On Tuesday, the Federal Government outlined an initiative aimed at boosting the engagement and participation of girls and women in STEM education.
The 10-year plan – announced by Minister for Industry, Science and Technology, Karen Andrews as part of a key budget initiative with the Australian Academy of Science – is being called a “roadmap” to create gender equity for STEM.
“Getting more girls and women studying and working in STEM is a priority for the Government. We made an investment in the Budget and this consultation is an important step,” Minister Andrews said.
“As the Minister for Industry, Science and Technology and a mechanical engineer – one of the first two female graduates from the Queensland University of Technology – I am passionate about this issue.”
Minister Andrews said that increasing participation in STEM by girls and women is not only about equity and individual opportunity but about the strength of Australia’s research and our scientific and business capability.
“This funding builds on previous investments made through the National Innovation and Science Agenda of $13m,” she said.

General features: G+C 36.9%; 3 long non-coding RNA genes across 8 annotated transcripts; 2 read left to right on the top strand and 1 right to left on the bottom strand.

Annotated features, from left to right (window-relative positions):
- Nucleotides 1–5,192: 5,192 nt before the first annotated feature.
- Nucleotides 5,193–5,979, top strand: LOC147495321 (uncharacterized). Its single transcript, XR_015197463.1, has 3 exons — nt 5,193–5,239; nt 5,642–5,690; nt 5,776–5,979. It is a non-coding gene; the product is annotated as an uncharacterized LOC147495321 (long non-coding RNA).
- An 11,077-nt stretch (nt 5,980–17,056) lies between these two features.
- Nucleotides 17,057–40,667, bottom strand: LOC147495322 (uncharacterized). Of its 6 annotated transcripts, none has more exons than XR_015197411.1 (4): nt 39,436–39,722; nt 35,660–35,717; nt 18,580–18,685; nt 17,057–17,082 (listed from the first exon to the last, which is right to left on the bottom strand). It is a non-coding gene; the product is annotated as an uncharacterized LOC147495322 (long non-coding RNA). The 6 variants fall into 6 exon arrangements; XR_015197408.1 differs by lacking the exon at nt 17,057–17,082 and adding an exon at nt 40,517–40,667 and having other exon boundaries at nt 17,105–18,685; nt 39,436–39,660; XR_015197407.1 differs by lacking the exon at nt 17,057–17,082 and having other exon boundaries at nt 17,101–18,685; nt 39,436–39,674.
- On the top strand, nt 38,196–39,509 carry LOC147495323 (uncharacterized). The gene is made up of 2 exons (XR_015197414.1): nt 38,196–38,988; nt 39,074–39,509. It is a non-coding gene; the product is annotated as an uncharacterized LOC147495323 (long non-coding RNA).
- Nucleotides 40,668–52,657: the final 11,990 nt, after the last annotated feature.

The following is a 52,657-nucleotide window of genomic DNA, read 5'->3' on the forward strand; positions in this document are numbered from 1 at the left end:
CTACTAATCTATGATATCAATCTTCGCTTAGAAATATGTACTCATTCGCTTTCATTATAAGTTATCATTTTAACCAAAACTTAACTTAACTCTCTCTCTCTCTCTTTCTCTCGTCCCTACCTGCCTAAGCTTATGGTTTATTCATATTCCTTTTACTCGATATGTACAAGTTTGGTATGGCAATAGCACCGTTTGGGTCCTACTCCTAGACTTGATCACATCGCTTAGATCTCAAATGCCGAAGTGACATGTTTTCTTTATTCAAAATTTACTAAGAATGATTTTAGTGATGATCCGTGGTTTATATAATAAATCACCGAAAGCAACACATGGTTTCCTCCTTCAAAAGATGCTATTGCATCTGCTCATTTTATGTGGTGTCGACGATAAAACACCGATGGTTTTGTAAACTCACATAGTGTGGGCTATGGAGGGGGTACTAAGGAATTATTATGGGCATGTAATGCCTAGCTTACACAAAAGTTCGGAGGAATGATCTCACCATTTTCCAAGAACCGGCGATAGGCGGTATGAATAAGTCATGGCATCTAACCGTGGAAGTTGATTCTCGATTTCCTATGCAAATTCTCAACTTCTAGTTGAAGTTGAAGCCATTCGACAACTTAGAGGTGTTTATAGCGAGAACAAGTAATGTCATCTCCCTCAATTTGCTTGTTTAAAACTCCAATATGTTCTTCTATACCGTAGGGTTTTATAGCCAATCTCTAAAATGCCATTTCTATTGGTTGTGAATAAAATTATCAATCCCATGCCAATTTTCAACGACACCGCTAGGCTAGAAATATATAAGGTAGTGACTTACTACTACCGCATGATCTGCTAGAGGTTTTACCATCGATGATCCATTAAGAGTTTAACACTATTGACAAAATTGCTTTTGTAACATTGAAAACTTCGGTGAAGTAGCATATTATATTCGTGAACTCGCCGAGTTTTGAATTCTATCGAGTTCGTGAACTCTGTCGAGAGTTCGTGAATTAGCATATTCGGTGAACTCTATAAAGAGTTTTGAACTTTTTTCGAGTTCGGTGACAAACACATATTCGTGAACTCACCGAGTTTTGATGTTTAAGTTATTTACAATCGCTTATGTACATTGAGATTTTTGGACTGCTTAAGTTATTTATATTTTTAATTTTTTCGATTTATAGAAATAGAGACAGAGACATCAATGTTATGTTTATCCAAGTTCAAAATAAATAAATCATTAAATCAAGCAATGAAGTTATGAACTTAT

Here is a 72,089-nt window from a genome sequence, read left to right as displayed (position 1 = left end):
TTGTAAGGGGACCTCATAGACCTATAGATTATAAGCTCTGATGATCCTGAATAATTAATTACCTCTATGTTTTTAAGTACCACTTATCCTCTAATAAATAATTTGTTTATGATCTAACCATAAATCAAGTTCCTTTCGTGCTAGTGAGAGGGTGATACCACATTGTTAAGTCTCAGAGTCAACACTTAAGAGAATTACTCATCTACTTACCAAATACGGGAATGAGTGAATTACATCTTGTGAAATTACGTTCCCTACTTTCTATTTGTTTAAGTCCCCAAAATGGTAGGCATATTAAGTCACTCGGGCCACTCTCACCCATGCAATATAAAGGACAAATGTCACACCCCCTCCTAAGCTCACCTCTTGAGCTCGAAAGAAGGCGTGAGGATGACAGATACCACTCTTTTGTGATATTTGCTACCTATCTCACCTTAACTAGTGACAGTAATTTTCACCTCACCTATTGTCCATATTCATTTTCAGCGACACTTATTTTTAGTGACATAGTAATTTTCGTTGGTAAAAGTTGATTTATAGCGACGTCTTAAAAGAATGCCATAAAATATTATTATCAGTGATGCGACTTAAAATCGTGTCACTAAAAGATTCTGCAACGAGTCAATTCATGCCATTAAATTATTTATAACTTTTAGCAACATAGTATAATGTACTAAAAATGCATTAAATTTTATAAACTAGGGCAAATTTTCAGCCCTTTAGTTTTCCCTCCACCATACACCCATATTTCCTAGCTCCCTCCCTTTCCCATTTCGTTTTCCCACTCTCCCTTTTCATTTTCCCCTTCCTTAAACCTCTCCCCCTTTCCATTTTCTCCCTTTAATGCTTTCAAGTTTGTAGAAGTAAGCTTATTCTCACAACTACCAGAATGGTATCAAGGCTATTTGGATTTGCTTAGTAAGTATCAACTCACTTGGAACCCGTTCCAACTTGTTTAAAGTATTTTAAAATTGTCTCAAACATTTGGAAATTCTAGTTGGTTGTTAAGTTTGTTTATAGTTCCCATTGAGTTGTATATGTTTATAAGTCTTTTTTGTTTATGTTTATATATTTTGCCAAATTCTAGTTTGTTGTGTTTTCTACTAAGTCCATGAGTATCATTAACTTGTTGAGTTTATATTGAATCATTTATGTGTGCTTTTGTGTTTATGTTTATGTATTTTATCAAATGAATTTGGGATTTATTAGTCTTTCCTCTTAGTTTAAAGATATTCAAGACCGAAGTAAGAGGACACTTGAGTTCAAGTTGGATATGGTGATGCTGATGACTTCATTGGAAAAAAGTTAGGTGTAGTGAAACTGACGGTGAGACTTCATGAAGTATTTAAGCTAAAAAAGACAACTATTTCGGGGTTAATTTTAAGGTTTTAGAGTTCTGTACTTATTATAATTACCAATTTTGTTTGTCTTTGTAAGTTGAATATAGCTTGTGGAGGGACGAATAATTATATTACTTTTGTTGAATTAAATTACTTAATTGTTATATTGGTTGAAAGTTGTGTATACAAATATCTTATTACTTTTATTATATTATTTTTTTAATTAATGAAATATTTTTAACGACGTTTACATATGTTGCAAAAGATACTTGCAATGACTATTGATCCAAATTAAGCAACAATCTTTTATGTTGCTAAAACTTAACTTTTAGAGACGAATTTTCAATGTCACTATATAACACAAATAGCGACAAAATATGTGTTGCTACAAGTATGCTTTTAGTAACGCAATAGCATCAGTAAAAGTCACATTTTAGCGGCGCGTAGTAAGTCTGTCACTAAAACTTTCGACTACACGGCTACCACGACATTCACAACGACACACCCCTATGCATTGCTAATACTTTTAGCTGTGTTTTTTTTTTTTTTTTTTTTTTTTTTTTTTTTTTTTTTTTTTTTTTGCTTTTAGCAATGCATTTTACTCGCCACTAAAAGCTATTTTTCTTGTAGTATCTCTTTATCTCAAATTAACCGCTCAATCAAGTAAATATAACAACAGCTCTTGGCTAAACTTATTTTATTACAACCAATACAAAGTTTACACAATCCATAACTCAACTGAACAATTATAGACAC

Minister for Jobs and Industrial Relations and Minister for Women, Kelly O’Dwyer, said there are many talented women already working or studying in STEM careers and there are great opportunities to boost women in STEM.
“2018 Australian of the Year, Professor Michelle Simmons, demonstrates just what can be achieved by women in STEM,” Minister O’Dwyer said.
“STEM skills are critical to future jobs and to Australia’s ongoing prosperity.”
Minister O’Dwyer said that Australia cannot compete with countries around the world “with one hand tied behind our backs”.
“We need all Australians to have the same opportunities to study and work in STEM related careers,” Minister O’Dwyer said.
“We are developing this plan and funding new initiatives to address the underrepresentation of girls and women in STEM in schools, universities and the workplace.”